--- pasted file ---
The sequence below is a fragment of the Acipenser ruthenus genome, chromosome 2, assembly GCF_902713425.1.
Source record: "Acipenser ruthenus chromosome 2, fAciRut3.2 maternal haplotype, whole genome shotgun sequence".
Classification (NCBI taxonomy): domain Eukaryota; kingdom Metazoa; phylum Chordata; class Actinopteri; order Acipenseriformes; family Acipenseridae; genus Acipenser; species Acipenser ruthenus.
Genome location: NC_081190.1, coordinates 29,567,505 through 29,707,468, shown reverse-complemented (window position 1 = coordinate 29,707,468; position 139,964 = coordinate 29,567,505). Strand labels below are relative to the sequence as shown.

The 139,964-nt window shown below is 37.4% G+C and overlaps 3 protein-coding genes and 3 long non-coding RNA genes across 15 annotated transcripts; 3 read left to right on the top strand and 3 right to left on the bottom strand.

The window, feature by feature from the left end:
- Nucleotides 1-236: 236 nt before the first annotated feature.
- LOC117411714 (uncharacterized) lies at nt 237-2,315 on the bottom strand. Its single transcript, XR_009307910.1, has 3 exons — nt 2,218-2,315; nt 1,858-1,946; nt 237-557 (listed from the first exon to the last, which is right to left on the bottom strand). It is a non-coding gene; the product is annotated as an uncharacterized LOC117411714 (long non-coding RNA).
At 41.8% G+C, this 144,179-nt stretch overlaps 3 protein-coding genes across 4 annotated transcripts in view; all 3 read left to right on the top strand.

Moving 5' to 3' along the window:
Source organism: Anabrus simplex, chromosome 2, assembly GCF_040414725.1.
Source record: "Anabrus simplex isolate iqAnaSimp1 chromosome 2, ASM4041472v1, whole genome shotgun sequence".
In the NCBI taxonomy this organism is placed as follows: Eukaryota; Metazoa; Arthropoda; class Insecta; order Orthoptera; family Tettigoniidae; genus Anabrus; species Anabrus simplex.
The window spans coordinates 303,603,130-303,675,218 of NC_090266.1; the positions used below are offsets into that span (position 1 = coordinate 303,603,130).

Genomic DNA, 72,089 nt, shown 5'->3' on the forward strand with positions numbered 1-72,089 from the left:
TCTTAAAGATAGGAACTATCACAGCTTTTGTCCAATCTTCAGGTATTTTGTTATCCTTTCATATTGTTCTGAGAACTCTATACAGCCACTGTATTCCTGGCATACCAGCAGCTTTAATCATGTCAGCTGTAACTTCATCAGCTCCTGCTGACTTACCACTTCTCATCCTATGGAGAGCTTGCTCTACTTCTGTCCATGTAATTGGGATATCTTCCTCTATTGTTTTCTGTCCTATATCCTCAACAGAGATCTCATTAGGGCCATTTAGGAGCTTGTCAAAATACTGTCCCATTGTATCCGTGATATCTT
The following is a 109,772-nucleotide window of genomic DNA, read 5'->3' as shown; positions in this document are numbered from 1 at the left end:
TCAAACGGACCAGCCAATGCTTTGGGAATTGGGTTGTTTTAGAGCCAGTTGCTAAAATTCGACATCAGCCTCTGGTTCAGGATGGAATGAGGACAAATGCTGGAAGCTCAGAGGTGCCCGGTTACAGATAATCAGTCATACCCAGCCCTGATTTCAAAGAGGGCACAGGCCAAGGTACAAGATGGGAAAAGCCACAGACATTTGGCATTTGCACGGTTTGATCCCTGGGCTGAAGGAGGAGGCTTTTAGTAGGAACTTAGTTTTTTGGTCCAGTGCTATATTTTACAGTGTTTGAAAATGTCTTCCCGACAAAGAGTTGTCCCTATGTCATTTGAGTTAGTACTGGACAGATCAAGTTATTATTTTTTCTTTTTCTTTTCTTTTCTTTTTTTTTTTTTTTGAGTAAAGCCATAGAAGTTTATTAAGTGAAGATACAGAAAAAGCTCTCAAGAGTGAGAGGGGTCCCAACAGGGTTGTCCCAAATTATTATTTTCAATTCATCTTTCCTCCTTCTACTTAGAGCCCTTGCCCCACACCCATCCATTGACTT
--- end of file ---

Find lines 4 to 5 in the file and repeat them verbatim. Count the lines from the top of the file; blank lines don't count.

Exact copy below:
Genome location: NC_081190.1, coordinates 29,567,505 through 29,707,468, shown reverse-complemented (window position 1 = coordinate 29,707,468; position 139,964 = coordinate 29,567,505). Strand labels below are relative to the sequence as shown.

The 139,964-nt window shown below is 37.4% G+C and overlaps 3 protein-coding genes and 3 long non-coding RNA genes across 15 annotated transcripts; 3 read left to right on the top strand and 3 right to left on the bottom strand.